NYU hosts 24-hour hacking marathon

Valentina Duque Bojanini
HackNY winner Dan Cadden, a junior at Temple University, presents his hack, CalClash.

The winners of the 10th biannual hackNY student hackathon were announced on Oct. 19 in NYU’s Warren Weaver Hall.

The event concluded with participants sharing their hack in a two-minute presentation before a panel of judges.

The winning hack was CalClash, a math-based game created by Temple University junior Dan Cadden. Cadden, who was participating in his first hackathon, received $999, a Keurig and a Dell tablet. He said he looks forward to participating in more hackathons in the future.

“Even if I hadn’t won, it was so much fun,” Cadden said.  “I learned so much more than I ever thought in these past 24 hours. I really do feel like I am a part of a community especially with my own team and with everyone else here.”

Rutgers senior Russ Frank participated in hackNY as a technical mentor, helping participants write programs. Frank said he hoped the hackathon would make computer science education more enjoyable.

“You need to be able to approach this with enthusiasm, and the way you get people to do that is by showing them that they can make awesome stuff, and that’s what this event is about,” Frank said.

CAS freshman Derek Qu participated in the event with several friends and said it helped him learn about programing and computer science.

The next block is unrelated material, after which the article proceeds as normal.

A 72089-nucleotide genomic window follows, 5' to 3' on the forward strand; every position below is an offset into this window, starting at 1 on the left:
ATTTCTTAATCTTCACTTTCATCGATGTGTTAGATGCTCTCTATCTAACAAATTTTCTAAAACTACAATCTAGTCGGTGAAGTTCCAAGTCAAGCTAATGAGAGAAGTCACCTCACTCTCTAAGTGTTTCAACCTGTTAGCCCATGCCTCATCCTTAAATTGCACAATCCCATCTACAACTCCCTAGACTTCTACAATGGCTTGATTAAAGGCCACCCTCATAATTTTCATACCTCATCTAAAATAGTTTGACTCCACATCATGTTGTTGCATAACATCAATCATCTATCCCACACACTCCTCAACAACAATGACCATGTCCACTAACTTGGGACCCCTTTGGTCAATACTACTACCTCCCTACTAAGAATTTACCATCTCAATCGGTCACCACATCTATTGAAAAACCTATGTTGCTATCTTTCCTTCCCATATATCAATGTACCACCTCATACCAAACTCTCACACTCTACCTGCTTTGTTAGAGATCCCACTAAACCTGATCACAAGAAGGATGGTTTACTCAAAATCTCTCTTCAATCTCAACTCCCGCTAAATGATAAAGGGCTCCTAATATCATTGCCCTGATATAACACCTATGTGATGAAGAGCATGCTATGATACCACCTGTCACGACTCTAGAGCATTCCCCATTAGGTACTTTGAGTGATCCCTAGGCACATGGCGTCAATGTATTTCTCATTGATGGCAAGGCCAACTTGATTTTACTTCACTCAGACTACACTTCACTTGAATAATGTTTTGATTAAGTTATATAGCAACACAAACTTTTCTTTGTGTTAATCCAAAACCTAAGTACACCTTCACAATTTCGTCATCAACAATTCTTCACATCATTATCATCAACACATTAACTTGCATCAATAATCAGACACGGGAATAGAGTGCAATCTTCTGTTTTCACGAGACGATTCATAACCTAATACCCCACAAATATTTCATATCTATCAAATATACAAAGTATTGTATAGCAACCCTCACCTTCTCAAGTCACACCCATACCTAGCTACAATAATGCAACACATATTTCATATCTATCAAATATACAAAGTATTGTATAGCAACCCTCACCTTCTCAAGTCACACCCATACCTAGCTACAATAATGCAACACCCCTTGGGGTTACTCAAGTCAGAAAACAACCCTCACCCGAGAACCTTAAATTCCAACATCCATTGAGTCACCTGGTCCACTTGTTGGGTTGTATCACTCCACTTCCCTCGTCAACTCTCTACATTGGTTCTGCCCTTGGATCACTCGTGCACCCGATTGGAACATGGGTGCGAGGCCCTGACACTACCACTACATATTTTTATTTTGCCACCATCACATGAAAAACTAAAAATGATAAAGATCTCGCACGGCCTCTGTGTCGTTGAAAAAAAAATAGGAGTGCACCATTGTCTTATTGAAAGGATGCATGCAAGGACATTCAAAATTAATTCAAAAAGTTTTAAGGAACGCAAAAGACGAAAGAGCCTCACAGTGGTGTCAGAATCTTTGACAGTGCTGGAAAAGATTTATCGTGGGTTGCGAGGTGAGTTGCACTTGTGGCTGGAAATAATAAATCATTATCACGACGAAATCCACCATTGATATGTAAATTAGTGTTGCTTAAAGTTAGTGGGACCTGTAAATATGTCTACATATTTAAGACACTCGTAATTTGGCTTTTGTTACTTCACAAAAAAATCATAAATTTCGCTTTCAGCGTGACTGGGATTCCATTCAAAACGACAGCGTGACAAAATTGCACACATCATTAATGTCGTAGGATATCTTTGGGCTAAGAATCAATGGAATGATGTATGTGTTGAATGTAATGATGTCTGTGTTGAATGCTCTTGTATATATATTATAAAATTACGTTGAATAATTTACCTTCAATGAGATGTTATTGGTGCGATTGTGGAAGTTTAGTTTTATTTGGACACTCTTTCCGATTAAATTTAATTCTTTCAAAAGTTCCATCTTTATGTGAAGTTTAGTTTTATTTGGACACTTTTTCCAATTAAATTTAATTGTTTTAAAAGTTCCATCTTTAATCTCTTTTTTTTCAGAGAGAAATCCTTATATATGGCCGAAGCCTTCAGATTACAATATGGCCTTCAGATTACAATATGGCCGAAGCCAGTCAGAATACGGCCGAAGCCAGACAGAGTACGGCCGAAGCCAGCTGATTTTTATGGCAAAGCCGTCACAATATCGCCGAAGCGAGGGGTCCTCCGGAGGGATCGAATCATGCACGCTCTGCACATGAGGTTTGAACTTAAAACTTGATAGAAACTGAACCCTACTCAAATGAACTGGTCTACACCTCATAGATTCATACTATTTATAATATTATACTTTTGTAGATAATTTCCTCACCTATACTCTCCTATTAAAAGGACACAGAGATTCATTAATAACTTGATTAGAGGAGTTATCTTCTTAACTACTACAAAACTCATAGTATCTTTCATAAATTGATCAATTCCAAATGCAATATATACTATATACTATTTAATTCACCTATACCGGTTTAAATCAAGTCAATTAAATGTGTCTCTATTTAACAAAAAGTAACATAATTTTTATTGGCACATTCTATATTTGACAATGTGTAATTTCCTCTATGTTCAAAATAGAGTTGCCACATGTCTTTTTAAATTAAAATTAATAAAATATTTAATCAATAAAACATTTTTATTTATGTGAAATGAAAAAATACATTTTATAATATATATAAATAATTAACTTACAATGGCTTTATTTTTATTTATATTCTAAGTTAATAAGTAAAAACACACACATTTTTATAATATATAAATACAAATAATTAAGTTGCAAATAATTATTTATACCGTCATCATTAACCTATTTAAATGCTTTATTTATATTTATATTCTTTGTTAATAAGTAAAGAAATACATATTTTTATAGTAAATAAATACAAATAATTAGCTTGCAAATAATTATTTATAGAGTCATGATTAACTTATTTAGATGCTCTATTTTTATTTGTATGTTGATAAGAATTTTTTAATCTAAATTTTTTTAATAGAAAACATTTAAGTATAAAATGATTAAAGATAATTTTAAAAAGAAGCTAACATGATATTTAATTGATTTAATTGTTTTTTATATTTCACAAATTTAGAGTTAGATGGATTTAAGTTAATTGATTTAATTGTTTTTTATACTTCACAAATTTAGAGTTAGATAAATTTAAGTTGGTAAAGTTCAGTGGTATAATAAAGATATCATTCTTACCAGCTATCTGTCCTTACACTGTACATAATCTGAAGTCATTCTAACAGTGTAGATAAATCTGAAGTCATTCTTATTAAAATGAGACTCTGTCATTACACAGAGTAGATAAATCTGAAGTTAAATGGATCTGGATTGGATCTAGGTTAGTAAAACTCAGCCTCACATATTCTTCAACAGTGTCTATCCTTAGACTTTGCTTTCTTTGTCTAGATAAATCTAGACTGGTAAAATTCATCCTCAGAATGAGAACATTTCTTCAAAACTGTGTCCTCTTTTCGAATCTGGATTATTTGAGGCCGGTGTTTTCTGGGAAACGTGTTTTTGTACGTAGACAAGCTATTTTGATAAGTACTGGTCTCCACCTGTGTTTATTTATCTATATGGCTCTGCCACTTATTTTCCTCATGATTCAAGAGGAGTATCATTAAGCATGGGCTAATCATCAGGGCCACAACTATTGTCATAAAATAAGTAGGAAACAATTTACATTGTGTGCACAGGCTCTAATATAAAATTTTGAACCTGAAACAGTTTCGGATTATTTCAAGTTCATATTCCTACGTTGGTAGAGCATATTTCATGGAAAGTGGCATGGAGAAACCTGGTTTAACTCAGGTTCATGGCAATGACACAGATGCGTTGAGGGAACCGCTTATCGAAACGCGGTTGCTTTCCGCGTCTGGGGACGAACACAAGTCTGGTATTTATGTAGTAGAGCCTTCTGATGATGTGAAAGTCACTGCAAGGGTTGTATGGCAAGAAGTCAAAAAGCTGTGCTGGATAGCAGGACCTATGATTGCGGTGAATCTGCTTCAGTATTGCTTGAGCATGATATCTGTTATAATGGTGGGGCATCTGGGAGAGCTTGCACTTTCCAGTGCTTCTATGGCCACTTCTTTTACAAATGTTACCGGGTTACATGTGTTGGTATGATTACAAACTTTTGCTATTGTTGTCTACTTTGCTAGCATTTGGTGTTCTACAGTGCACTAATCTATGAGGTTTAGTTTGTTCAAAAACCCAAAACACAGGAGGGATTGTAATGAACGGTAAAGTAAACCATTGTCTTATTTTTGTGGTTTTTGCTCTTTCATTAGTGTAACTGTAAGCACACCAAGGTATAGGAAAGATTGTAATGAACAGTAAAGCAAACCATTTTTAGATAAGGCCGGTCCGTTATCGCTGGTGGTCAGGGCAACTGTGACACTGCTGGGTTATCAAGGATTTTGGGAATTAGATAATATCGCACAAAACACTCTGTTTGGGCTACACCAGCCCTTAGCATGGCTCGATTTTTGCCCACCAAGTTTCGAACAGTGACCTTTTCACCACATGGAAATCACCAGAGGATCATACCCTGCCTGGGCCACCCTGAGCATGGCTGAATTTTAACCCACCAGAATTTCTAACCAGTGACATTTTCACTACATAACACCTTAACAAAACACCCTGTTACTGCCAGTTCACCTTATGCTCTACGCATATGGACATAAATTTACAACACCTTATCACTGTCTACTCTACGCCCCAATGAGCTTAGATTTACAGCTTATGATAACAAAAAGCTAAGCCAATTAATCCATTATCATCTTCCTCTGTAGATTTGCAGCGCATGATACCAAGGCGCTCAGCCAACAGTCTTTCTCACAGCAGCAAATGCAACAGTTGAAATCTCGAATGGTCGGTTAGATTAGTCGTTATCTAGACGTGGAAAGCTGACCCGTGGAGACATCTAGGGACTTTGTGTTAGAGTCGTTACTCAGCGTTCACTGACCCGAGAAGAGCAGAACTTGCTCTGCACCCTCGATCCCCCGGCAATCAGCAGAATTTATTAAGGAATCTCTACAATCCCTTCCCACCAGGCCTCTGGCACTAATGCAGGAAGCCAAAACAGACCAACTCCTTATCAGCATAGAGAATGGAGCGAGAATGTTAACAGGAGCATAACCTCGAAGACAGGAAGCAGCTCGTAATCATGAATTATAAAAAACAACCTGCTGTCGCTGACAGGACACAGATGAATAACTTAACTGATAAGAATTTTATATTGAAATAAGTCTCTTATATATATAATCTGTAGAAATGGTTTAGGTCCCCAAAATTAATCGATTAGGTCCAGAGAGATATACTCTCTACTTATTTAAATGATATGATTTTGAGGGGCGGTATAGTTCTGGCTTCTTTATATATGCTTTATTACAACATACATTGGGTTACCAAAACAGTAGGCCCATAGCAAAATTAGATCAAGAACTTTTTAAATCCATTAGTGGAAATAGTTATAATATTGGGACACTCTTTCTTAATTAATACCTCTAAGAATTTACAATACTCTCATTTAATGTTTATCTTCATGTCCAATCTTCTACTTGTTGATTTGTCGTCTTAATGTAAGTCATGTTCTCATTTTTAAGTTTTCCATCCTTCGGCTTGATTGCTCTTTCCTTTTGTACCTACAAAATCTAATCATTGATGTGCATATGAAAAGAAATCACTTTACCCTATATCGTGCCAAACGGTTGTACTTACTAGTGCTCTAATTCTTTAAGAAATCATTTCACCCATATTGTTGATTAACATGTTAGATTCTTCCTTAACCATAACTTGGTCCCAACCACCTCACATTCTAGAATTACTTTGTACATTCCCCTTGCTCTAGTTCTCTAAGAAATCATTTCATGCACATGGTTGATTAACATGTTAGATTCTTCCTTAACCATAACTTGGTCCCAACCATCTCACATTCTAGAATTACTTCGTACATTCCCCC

“This is our first hackathon — it was a great experience,” Qu said. “I came in not knowing much, but I guess the environment really forces you to get into something that you’re maybe scared of learning by yourself.”

Poly freshman Jayson Isaac said he enjoyed the challenges the competition provided and hoped it would bring attention to the need for more engineers.

“It’s pretty cool that I can work on a platform like Bloomberg that has been hacked on for many years,” Isaac said. “There’s a huge lack of engineers in New York City, and I hope that this will create more engineers.”

Frank echoed Isaac and said he hoped students involved in hackNY would become enthusiastic about engineering.

“For computer science students, I hope that they get excited about making things,” Frank said.  “If we accomplish that, we end up with people who are excited to build and that’s exactly the kind of engineer that companies want to hire.”

Alex Berke, a graduate from Brown University and former 2013 hackNY fellow, said the competition helped her make important connections with other engineers.

“Every opportunity that has come my way careerwise is somehow connected to hackNY,” Berke said. “It’s also really great to have this community of friends in New York. I don’t think a lot of people could say that their professional network is also their group of friends, and that is very powerful.”

A version of this article appeared in the Monday, Oct. 20 print edition. Email Valentina Duque Bojanini at [email protected]

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